Hope Springs Eternal

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If you think it is tough for a Major League hitter to battle a Major League pitcher, try battling leukemia as a little boy, or as a young woman.  Try battling myeloma.  Try spelling it!  That’s tough enough in itself!  If you think it’s tough to play for nine innings, or to play 162 games, imagine how tough it is to go through chemo, crippling fatigue, morphine dependency, endless needle pricks, and chronic aches.  Imagine going through it for just one day!

 

Today was a very special day at the City of Hope.  Over 1,600 bone marrow transplant survivors and their friends and family gathered for a reunion.  I was grateful to be amongst them, and to have the opportunity to see the embodiment of courage, and yes, of hope. 

 

People gathered under tents, with plates full of delicous bar-b-qued chicken and hot dogs to celbrate life and the belief in its possiblities.  These people have looked death in the face and have won.  They had bright smiles, and the look of gratitude on their beautiful faces. 

 

They are my heroes. 

 

I told them that they had to believe in themselves.  My father told me many years ago that tough times don’t last, but tough people do.  It’s a tough, tough task to stay strong while battling for your life, and I commend and admire each person who fights that battle.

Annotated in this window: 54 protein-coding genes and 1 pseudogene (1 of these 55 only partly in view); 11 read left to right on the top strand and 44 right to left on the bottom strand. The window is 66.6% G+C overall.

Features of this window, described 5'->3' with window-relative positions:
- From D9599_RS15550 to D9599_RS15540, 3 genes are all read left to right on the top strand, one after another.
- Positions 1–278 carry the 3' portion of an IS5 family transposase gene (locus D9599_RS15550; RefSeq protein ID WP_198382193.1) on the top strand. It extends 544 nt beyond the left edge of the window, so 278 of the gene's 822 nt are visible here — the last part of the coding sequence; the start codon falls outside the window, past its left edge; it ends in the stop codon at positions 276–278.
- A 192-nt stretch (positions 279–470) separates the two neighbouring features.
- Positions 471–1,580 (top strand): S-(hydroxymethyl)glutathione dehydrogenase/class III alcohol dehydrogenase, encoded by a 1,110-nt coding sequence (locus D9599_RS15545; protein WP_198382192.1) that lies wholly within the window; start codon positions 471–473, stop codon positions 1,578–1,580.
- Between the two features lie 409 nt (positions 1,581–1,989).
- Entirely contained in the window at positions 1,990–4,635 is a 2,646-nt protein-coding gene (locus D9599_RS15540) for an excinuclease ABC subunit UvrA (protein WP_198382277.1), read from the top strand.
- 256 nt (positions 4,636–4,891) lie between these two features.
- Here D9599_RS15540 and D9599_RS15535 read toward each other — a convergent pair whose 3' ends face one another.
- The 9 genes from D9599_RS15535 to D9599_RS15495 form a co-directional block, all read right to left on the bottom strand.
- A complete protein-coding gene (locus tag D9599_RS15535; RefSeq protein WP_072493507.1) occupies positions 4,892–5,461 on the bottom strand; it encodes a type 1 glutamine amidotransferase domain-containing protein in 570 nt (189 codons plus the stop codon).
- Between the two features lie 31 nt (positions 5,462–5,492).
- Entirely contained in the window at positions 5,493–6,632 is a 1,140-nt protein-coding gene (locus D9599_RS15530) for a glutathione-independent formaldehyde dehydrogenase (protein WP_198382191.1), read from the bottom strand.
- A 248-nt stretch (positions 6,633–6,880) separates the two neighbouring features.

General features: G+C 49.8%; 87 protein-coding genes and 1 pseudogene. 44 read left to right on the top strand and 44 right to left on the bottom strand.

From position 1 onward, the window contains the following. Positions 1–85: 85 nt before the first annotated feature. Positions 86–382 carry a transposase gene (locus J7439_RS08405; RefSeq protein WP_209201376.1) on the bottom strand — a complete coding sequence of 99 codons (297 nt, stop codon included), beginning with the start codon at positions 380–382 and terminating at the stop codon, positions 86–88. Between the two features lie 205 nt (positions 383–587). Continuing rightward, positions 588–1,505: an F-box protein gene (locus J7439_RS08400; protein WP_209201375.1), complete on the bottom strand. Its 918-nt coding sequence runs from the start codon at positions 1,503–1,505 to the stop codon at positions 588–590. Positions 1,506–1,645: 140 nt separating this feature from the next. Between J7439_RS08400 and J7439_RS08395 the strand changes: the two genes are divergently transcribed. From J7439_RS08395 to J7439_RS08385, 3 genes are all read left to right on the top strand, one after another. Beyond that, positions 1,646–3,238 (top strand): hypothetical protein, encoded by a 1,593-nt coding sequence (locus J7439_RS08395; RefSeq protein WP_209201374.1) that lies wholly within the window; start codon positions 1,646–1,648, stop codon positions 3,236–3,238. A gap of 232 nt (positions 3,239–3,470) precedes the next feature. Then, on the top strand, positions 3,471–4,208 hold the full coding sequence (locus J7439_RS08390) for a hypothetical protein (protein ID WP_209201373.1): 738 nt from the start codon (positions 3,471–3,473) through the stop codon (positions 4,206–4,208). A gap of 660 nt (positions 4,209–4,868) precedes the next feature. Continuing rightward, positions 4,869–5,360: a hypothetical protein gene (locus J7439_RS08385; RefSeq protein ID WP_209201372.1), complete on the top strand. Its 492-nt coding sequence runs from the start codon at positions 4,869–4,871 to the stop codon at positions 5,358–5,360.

Today I was moved beyond words. 

 

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I commend Frank McCourt for his vision in partnering with the City of Hope and with Children’s Hospital Los Angeles to creat ThinkCure.  It is a foundation devoted to raising funds to research the cure for cancer.  I don’t know when it will be, or by whom, but one day we will have a cure, and it is because of everyone who has banded together to fight this disease.

City of Hope has one of the largest, most successful bone marrow transplant programs in the world.  To date, more than 8,500 people have received a bone marrow transplant at City of Hope.  Bone marrow transplantation is a procedure that is considered standard treatment for leukemia, lymphoma and myeloma.

City of Hope was one of the first hospitals in the world to perfrom bone marrow transplants.  They began doing them in the 1976, the same year I began managing the Dodgers.  My pitchers have complied many saves over me 20-year career, but far fewer than the lives that have been saved at City of Hope.

 

Each year, every patient who has received a bone marrow transplant at City of Hope is invited to the reunion event to celebrate their health and reunite with oter patients, their physicians and nurses.

 

I would also like to commend the nurses, and doctors, who have pledged a life of service towards others, who help those in their most desperate hour.  When patients have doubt, they provide faith.  When patients are in despair, they bring hope.

 

I wish all of those who have been inflicted with cancer, or who have stood next to someone they love while they fight the battle, I wish you the best of luck.